Tait’s Usually a Lone Vote “No” Against Anaheim’s Public Employee Unions

Anaheim Mayor Tom Tait (Photo: Chris Prevatt)

Anaheim Mayor Tom Tait (Photo: Chris Prevatt)

Last fall, we documented how Anaheim Mayor Tom Tait lent his name to a ballot measure aimed at reforming pensions for public employees. The measure, begun by San Jose Mayor Chuck Reed, a Democrat, would essentially allow public employers to unilaterally cut the retirement benefits of school teachers, police officers, firefighters, even school bus drivers and custodians. It’s believed this measure could retroactively cut pension deals already negotiated with unions.

Tait referenced his pension fight in his recent State of the City address:

While we’re talking about tough issues, this might be the time to bring up pension reform. My wife loves it when I bring up pension reform at cocktail parties. But seriously, here’s the kind of statistic that keeps me up at night: our city’s cost to fund pensions has almost tripled in the past ten years—rising from $20 million to $58 million per year. That’s every year. That’s real money and means that as the cost to run government increases, the services we can provide decreases. It is as simple as that.

I continue to advocate for meaningful pension reform for our city. Real reform would protect our ability to provide important services, such as fire and police services. Just as important, real reform would protect people’s pensions. Without it, we will not be able to avoid the impact our pension obligation will ultimately have on the city’s long-term financial health and to our ability to honor existing contracts”

The Anaheim City Council, for the most part, votes unanimously on contracts with the city’s various labor unions. But since Tait became Mayor in 2010, he’s voted no on five of 10 Labor MOUs or LOUs affecting the city’s municipal employee union, firefighters and police. The Mayor is often the lone vote “no.”

On March 22, 2011, Tait voted no on a LOU with Anaheim Municipal Employees General/Clerical/PT which temporarily reduced their hourly pay by 5 percent in addition to a 5 percent reduction in salaries for all unrepresented employees as well. This was a deal cut by the union with the city to save jobs. Tait didn’t think it went far enough. Lorri Galloway, the only Democrat on the council then and current candidate for Mayor, voted yes.  For Labor, what’s particularly galling about the Mayor’s opposition to this LOU is that this agreement is considered to be  the single greatest compromise between the city and the union to cut the city’s financial shortfall in half.  But from published reports, the Mayor takes full credit for balancing the city’s budget.  The credit here goes to the the city staff, the city council and the union who worked together  to balance the budget.  This was a significant sacrifice by the city’s employees – including the non represented staff from the City Manager on down that matched the AMEA agreement – to help balance the budget. But it serves as another example of Tait’s  “my way or the highway’” approach to leadership and he alone  opposed this concession by the employees.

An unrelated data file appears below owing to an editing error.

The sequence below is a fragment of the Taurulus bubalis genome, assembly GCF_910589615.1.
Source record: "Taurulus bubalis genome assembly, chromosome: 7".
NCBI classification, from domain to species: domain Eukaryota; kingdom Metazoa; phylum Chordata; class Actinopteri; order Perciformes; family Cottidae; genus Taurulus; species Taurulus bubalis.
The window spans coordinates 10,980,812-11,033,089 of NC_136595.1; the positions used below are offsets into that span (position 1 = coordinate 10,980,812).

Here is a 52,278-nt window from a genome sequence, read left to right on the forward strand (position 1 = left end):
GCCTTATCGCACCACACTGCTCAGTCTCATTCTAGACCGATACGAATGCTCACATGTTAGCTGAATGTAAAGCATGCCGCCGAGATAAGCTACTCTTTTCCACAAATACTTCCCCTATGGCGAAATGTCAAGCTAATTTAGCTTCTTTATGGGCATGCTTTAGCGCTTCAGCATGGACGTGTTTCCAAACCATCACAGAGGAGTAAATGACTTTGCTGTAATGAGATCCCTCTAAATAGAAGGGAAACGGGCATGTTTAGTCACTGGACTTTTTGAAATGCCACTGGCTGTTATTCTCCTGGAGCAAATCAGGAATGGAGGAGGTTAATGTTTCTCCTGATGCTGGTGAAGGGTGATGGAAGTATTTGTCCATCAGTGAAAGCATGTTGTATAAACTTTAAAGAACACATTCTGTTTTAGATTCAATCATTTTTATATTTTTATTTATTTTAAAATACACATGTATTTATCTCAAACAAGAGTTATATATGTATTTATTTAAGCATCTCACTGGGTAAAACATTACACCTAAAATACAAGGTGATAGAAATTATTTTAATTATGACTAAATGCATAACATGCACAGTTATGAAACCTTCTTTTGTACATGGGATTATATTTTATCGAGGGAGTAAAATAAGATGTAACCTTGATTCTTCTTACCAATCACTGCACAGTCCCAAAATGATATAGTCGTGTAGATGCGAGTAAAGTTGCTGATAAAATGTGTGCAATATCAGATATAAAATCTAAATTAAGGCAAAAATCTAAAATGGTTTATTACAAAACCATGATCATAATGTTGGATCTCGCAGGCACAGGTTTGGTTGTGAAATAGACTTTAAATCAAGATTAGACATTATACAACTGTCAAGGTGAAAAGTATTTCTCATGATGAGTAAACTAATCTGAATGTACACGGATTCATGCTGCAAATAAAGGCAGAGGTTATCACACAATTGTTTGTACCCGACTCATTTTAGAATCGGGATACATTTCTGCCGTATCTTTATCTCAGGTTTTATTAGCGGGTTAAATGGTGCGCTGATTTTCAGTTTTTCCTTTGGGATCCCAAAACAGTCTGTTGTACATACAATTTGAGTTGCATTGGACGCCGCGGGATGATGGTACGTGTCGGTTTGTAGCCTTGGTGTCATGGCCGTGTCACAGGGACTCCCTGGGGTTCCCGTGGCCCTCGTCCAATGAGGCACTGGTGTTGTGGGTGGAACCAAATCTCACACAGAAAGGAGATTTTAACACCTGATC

On June 5, 2012, Tait was a no vote on an agreement with the same union that extended an AMEA LOU and provided two lump sum payments with no layoffs and no outsourcing provisions. Lorri Galloway voted yes.

In September 2012, Tait was again the sole “no” vote on the first MOU for the Anaheim Police Management Association, which froze wages for 3-1/2 years with full compliance for PEPPRA. Lorri Galloway voted yes.

In November 2012, Tait voted no on a 3-year MOU (and a one year option) with the Anaheim Firefighter’s Association Local 2988 for compliance with PEPRA, changes to staffing language, no wage increases, a second tier pension plan for lateral transfers and funds for additional training. Lorri Galloway voted yes.

In April, Tait was again the lone “no” vote on an MOU with the Anaheim Police Association which would provide compliance with PEPRA, no net wage increases (a 12 percent wage increase over the 2-1/2 year term of the MOU, with an option of two six-month extensions, offset by a 12 percent employee contribution towards PERS. Lucille Kring, Tait’s Republican opponent for Mayor, and Jordan Brandman, the only Democrat on the Council, voted yes.

Tait did vote with the rest of the council to approve five other MOUs/LOUs with Anaheim’s Service Employees International Union, Teamsters Local 952 and the International Brotherhood of Electrical Workers. During his time as mayor, the Anaheim City Council has had a 4-1 majority in favor of Republicans, but even conservatives like Gail Eastman, Kris Murray and Harry Sidhu, in addition to Kring, consistently voted on agreements negotiated with unions with Tait‘is “even stevens” at best.

In Tait’s view, police and firefighters don’t pay enough into their pensions, but the employee at city hall with the sweetest pension deal is believed to be his executive assistant who pays a small percentage compared to other city employees.  You have to wonder why that’s OK for this staffer but not others who work for the city?

And while pension reform is certainly a topic for discussion, Tait’s “my way of the highway” approach clearly place him at odds with Anaheim’s city employees and public safety workers. Something for the unions to remember when it comes time to endorse one of the three candidates for Mayor.